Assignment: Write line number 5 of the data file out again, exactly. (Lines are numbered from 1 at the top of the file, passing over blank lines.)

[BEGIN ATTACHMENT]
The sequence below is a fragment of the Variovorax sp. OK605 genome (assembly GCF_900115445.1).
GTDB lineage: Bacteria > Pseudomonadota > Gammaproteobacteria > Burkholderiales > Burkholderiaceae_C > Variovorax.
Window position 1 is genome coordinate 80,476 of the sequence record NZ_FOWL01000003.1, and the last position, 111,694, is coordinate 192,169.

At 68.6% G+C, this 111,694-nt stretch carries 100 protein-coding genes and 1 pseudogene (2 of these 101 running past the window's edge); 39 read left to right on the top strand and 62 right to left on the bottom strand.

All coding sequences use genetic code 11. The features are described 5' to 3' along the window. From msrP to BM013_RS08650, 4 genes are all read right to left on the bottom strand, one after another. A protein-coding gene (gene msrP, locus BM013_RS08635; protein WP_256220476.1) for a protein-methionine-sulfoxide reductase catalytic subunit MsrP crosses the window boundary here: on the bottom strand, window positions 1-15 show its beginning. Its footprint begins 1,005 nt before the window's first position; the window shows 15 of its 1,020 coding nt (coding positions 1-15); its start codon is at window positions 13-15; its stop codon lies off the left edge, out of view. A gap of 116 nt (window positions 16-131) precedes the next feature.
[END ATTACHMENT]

All coding sequences use genetic code 11. The features are described 5' to 3' along the window. From msrP to BM013_RS08650, 4 genes are all read right to left on the bottom strand, one after another. A protein-coding gene (gene msrP, locus BM013_RS08635; protein WP_256220476.1) for a protein-methionine-sulfoxide reductase catalytic subunit MsrP crosses the window boundary here: on the bottom strand, window positions 1-15 show its beginning. Its footprint begins 1,005 nt before the window's first position; the window shows 15 of its 1,020 coding nt (coding positions 1-15); its start codon is at window positions 13-15; its stop codon lies off the left edge, out of view. A gap of 116 nt (window positions 16-131) precedes the next feature.